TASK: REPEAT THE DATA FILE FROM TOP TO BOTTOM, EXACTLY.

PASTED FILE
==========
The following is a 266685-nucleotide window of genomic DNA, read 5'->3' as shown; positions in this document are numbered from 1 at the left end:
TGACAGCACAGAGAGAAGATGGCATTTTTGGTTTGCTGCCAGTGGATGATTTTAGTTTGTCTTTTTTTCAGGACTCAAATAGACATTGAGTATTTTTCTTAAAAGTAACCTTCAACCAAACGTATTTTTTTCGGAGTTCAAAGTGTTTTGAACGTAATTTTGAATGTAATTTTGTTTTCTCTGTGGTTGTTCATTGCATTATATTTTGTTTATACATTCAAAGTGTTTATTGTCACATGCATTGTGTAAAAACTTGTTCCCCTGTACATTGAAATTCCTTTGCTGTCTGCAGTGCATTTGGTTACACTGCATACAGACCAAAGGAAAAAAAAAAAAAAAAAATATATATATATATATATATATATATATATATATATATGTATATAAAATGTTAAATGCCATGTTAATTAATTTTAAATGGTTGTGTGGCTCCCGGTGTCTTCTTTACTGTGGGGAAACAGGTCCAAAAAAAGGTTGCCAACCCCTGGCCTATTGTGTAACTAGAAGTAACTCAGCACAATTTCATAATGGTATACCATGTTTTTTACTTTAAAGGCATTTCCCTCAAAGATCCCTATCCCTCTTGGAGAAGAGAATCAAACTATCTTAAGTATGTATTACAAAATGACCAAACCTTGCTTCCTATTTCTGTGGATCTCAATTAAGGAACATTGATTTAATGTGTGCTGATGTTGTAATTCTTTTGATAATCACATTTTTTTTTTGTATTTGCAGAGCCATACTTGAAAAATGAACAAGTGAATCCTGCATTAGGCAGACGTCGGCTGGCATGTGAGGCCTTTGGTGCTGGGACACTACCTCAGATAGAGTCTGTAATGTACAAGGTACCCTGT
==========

The following is a 266685-nucleotide window of genomic DNA, read 5'->3' as shown; positions in this document are numbered from 1 at the left end:
TGACAGCACAGAGAGAAGATGGCATTTTTGGTTTGCTGCCAGTGGATGATTTTAGTTTGTCTTTTTTTCAGGACTCAAATAGACATTGAGTATTTTTCTTAAAAGTAACCTTCAACCAAACGTATTTTTTTCGGAGTTCAAAGTGTTTTGAACGTAATTTTGAATGTAATTTTGTTTTCTCTGTGGTTGTTCATTGCATTATATTTTGTTTATACATTCAAAGTGTTTATTGTCACATGCATTGTGTAAAAACTTGTTCCCCTGTACATTGAAATTCCTTTGCTGTCTGCAGTGCATTTGGTTACACTGCATACAGACCAAAGGAAAAAAAAAAAAAAAAAATATATATATATATATATATATATATATATATATATATGTATATAAAATGTTAAATGCCATGTTAATTAATTTTAAATGGTTGTGTGGCTCCCGGTGTCTTCTTTACTGTGGGGAAACAGGTCCAAAAAAAGGTTGCCAACCCCTGGCCTATTGTGTAACTAGAAGTAACTCAGCACAATTTCATAATGGTATACCATGTTTTTTACTTTAAAGGCATTTCCCTCAAAGATCCCTATCCCTCTTGGAGAAGAGAATCAAACTATCTTAAGTATGTATTACAAAATGACCAAACCTTGCTTCCTATTTCTGTGGATCTCAATTAAGGAACATTGATTTAATGTGTGCTGATGTTGTAATTCTTTTGATAATCACATTTTTTTTTTGTATTTGCAGAGCCATACTTGAAAAATGAACAAGTGAATCCTGCATTAGGCAGACGTCGGCTGGCATGTGAGGCCTTTGGTGCTGGGACACTACCTCAGATAGAGTCTGTAATGTACAAGGTACCCTGT